We are likewise taught to love our enemies, to pray for our persecutors, and to bless those who curse us to be like our Heavenly Father (Mat. 5:44; Luke 6:27–28). The response of our fleshly lusts to those who offend us is usually far short of this. The reaction of most is one of revenge, seeking to inflict injury for injury, or, at the very least to stop speaking to the offender. However, such treatment of those who sin against us is not after the example of our Father in Heaven and of His Son. It is not our place to avenge ourselves of wrong done against us (Rom. 12:17, 19–20). With Paul, being reviled, we are to bless rather than revile in return (1 Cor. 4:12). It is one of the most difficult of all things for us to do, and it is far easier to preach it than to practice it, but we are to exercise a benevolent and helpful spirit toward those who sin against us, standing always ready to forgive when repentance has been manifested.

How Should We Forgive When Penitence Is Forthcoming?

Again, God is our example. How does He forgive? How is His forgiveness described? David wrote, “As far as the east is from the west, So far hath he removed our transgressions from us” (Psa. 103:12). Peter told the people in Jerusalem: “Repent ye therefore, and turn again, that your sins may be blotted out….” (Acts 3:19). God completely forgives, forgives fully from the heart, nurturing no malice, holding no grudge that is quick to recall the wrong done and to seek vengeance for it. Likewise, when someone has sought our forgiveness upon due and genuine repentance, we must grant it fully and freely, just as we beseech God to forgive us when we sin.

Sometimes we hear the expression, “When God forgives, He forgets,” and this is used to indicate how God forgives and therefore how we should forgive. While there is a measure of truth in this statement, it is not altogether true. True, Jeremiah said that the new covenant God would give would be characterized by the following from God: “For I will forgive their iniquity, and their sin will I remember no more” (Jer. 31:34). However, the lack of remembrance here relates directly to the release from guilt once possessed by the sinner rather than to literal forgetfulness of the sinful act itself. Nathan told David concerning his adultery with Bathsheba and murder of Uriah, “Jehovah also hath put away thy sin” (2 Sam. 12:13). However, several years later, in the reign of David’s grandson Abijam, God still had not utterly forgotten those sinful acts of David. He had the writer of 1 Kings remind the reader of David’s sin pertaining to Uriah (15:5). Obviously, the sin had been forgiven by God, but not completely forgotten. While Peter’s denials of Christ were forgiven, years afterward the writers of the Gospel accounts were inspired to record them, showing that God had not erased those sad events from His memory.

Some people have been led to believe that unless they erase every memory of a wrong done to them they have not forgiven it. However, even God does not utterly forget the deed itself when He forgives. The significance of forgiveness is not in whether or not we remember a wrong done for which the doer has repented, but whether or not we give the gift of cancelling the guilt of the doer and cease to hold the feeling that he must be punished for his offense.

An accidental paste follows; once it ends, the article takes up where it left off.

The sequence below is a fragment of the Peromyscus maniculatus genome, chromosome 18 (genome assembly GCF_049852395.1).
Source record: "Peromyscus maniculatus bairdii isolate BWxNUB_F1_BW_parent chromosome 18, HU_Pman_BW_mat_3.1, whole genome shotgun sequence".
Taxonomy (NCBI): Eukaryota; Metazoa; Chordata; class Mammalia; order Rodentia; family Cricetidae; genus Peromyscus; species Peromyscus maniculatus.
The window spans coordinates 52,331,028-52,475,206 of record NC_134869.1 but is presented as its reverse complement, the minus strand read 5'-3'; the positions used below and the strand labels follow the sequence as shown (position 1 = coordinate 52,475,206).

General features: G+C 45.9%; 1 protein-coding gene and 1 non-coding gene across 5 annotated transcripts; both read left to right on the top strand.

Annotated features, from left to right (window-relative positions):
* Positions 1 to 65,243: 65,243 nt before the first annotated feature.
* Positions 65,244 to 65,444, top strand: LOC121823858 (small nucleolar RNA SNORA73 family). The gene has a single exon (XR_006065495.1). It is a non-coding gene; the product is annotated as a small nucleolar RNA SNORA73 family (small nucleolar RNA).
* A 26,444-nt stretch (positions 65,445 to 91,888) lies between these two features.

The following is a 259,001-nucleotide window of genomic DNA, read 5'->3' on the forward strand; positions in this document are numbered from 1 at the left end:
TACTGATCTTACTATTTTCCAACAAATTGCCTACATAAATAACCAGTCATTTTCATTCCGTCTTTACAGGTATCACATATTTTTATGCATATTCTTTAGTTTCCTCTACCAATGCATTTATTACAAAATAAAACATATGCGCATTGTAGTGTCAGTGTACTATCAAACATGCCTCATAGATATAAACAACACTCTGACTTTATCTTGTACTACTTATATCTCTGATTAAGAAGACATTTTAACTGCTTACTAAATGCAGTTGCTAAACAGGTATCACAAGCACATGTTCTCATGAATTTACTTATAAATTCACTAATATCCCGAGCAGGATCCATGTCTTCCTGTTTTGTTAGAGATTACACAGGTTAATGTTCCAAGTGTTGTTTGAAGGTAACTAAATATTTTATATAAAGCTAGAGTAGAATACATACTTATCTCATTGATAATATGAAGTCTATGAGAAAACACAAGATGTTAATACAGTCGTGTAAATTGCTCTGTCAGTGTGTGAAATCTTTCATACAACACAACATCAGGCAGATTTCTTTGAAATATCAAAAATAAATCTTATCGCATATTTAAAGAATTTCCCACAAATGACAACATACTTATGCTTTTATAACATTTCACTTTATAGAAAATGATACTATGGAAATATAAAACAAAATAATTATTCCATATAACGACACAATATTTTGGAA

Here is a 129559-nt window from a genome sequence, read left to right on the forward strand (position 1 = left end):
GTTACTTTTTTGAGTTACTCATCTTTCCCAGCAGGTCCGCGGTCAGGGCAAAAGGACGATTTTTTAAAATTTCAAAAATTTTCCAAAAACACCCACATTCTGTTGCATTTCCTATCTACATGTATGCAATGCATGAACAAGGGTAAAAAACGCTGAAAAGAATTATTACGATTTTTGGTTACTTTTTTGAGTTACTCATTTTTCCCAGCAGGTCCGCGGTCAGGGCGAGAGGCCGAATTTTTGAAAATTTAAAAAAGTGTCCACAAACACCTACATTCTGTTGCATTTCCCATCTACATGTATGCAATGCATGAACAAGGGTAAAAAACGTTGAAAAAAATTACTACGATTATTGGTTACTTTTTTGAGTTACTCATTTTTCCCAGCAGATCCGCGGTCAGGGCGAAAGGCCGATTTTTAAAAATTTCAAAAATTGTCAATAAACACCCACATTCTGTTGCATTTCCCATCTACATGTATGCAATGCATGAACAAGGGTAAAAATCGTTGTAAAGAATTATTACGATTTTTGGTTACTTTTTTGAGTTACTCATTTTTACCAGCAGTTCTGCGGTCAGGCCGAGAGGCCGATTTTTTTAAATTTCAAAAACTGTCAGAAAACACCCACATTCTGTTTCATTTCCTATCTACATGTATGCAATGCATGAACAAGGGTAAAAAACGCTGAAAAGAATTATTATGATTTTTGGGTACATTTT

Blessings of Forgiveness

As in all other things God requires of us, there are blessings in practicing forgiveness. (1) We have already noticed that we are able to receive forgiveness of God only if we are willing to extend forgiveness to others. (2) Another blessing we receive when we forgive is the release of negative emotions and attitudes that can poison our souls. Such things as bitterness, wrath, anger, clamor, railing, and malice possess the heart of one who is unwilling to forgive (Eph. 4:31–32). (3) It is a blessing to the offender when he knows that he has been genuinely forgiven. None of us enjoys living under a cloud of guilt, blame, and hostility, whether from God or men. (4) If all brethren would practice what God’s Word teaches on forgiveness it would prevent the division of countless homes and congregations and would restore harmony and peace to countless others that have been sundered.

Conclusion

News reports are full of tragedies every day that never would have occurred had men and women possessed a willingness to forgive. Even this very day it is safe to announce that murders will be committed, crimes against property will be perpetrated, homes will be broken up, friendships will be severed, and churches will be divided all for lack of the practice of forgiveness. There are wonderful examples of this spirit in such men as Joseph toward his brothers and of David toward Saul. However, the greatest example of all will forever remain the forgiveness God extends to our sin-cursed world through His Only Begotten Son.

[Note: I wrote this MS for and presented a digest of it orally at the Bellview Lectures, hosted by the Bellview Church of Christ, Pensacola, FL, May 8–12, 1993. It was published in the book of the lectures, God’s Pattern for Christian Living, ed. Bobby Liddell (Pensacola, FL: Bellview Church of Christ).]

Attribution: Printed from TheScripturecache.com, owned and administered by Dub McClish.

 

 

Author: Dub McClish

Leave a Reply

Your email address will not be published. Required fields are marked *